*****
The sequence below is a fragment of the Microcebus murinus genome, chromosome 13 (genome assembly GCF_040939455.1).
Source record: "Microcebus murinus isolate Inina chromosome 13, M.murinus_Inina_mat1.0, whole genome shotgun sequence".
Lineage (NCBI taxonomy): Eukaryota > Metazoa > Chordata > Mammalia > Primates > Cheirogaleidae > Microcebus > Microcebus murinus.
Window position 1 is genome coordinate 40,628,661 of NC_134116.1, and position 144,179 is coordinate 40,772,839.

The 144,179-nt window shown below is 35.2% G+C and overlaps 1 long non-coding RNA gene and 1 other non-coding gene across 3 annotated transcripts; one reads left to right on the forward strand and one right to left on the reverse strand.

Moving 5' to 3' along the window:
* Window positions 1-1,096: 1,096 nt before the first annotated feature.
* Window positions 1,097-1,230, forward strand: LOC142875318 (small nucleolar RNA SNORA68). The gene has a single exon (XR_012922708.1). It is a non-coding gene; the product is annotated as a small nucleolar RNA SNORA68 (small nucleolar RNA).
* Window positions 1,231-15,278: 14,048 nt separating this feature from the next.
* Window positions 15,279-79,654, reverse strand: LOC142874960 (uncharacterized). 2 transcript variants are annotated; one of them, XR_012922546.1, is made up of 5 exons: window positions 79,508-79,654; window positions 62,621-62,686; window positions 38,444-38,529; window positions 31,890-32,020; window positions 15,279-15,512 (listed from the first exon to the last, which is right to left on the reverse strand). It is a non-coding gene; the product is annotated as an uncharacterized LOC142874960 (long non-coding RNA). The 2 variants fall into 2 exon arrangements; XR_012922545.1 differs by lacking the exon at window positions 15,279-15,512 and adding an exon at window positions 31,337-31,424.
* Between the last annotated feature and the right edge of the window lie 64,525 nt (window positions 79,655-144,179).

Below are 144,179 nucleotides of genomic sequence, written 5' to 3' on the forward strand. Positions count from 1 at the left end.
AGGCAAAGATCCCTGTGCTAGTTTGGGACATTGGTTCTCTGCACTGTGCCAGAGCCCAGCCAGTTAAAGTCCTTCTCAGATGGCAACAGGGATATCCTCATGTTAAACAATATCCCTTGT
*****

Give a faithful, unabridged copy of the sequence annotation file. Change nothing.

The sequence below is a fragment of the Microcebus murinus genome, chromosome 13 (genome assembly GCF_040939455.1).
Source record: "Microcebus murinus isolate Inina chromosome 13, M.murinus_Inina_mat1.0, whole genome shotgun sequence".
Lineage (NCBI taxonomy): Eukaryota > Metazoa > Chordata > Mammalia > Primates > Cheirogaleidae > Microcebus > Microcebus murinus.
Window position 1 is genome coordinate 40,628,661 of NC_134116.1, and position 144,179 is coordinate 40,772,839.

The 144,179-nt window shown below is 35.2% G+C and overlaps 1 long non-coding RNA gene and 1 other non-coding gene across 3 annotated transcripts; one reads left to right on the forward strand and one right to left on the reverse strand.

Moving 5' to 3' along the window:
* Window positions 1-1,096: 1,096 nt before the first annotated feature.
* Window positions 1,097-1,230, forward strand: LOC142875318 (small nucleolar RNA SNORA68). The gene has a single exon (XR_012922708.1). It is a non-coding gene; the product is annotated as a small nucleolar RNA SNORA68 (small nucleolar RNA).
* Window positions 1,231-15,278: 14,048 nt separating this feature from the next.
* Window positions 15,279-79,654, reverse strand: LOC142874960 (uncharacterized). 2 transcript variants are annotated; one of them, XR_012922546.1, is made up of 5 exons: window positions 79,508-79,654; window positions 62,621-62,686; window positions 38,444-38,529; window positions 31,890-32,020; window positions 15,279-15,512 (listed from the first exon to the last, which is right to left on the reverse strand). It is a non-coding gene; the product is annotated as an uncharacterized LOC142874960 (long non-coding RNA). The 2 variants fall into 2 exon arrangements; XR_012922545.1 differs by lacking the exon at window positions 15,279-15,512 and adding an exon at window positions 31,337-31,424.
* Between the last annotated feature and the right edge of the window lie 64,525 nt (window positions 79,655-144,179).

Below are 144,179 nucleotides of genomic sequence, written 5' to 3' on the forward strand. Positions count from 1 at the left end.
AGGCAAAGATCCCTGTGCTAGTTTGGGACATTGGTTCTCTGCACTGTGCCAGAGCCCAGCCAGTTAAAGTCCTTCTCAGATGGCAACAGGGATATCCTCATGTTAAACAATATCCCTTGT